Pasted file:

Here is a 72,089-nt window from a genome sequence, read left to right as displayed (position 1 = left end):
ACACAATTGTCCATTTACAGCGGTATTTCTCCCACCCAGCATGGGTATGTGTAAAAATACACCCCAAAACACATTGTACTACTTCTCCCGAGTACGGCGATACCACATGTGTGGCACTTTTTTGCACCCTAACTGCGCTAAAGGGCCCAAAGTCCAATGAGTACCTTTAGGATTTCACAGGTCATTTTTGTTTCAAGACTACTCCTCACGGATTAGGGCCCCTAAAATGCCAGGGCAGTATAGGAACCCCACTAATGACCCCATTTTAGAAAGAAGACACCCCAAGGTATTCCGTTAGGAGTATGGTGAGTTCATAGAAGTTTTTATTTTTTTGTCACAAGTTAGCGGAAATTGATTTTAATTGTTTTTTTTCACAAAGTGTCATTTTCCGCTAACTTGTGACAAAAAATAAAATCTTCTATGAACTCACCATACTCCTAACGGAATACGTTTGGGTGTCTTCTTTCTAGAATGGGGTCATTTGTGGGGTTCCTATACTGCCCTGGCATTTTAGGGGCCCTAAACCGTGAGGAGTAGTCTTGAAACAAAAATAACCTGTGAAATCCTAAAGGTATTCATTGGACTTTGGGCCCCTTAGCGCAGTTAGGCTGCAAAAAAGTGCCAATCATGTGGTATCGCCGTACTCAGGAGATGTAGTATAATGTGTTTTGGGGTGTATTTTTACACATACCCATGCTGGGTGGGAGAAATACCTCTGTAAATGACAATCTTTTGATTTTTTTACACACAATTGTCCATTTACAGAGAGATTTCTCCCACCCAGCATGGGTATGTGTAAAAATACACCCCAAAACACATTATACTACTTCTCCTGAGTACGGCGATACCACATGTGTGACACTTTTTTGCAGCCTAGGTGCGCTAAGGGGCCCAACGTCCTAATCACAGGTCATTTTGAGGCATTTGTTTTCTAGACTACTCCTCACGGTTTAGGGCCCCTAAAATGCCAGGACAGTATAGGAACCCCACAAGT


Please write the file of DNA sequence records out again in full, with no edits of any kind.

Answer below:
Here is a 72,089-nt window from a genome sequence, read left to right as displayed (position 1 = left end):
ACACAATTGTCCATTTACAGCGGTATTTCTCCCACCCAGCATGGGTATGTGTAAAAATACACCCCAAAACACATTGTACTACTTCTCCCGAGTACGGCGATACCACATGTGTGGCACTTTTTTGCACCCTAACTGCGCTAAAGGGCCCAAAGTCCAATGAGTACCTTTAGGATTTCACAGGTCATTTTTGTTTCAAGACTACTCCTCACGGATTAGGGCCCCTAAAATGCCAGGGCAGTATAGGAACCCCACTAATGACCCCATTTTAGAAAGAAGACACCCCAAGGTATTCCGTTAGGAGTATGGTGAGTTCATAGAAGTTTTTATTTTTTTGTCACAAGTTAGCGGAAATTGATTTTAATTGTTTTTTTTCACAAAGTGTCATTTTCCGCTAACTTGTGACAAAAAATAAAATCTTCTATGAACTCACCATACTCCTAACGGAATACGTTTGGGTGTCTTCTTTCTAGAATGGGGTCATTTGTGGGGTTCCTATACTGCCCTGGCATTTTAGGGGCCCTAAACCGTGAGGAGTAGTCTTGAAACAAAAATAACCTGTGAAATCCTAAAGGTATTCATTGGACTTTGGGCCCCTTAGCGCAGTTAGGCTGCAAAAAAGTGCCAATCATGTGGTATCGCCGTACTCAGGAGATGTAGTATAATGTGTTTTGGGGTGTATTTTTACACATACCCATGCTGGGTGGGAGAAATACCTCTGTAAATGACAATCTTTTGATTTTTTTACACACAATTGTCCATTTACAGAGAGATTTCTCCCACCCAGCATGGGTATGTGTAAAAATACACCCCAAAACACATTATACTACTTCTCCTGAGTACGGCGATACCACATGTGTGACACTTTTTTGCAGCCTAGGTGCGCTAAGGGGCCCAACGTCCTAATCACAGGTCATTTTGAGGCATTTGTTTTCTAGACTACTCCTCACGGTTTAGGGCCCCTAAAATGCCAGGACAGTATAGGAACCCCACAAGT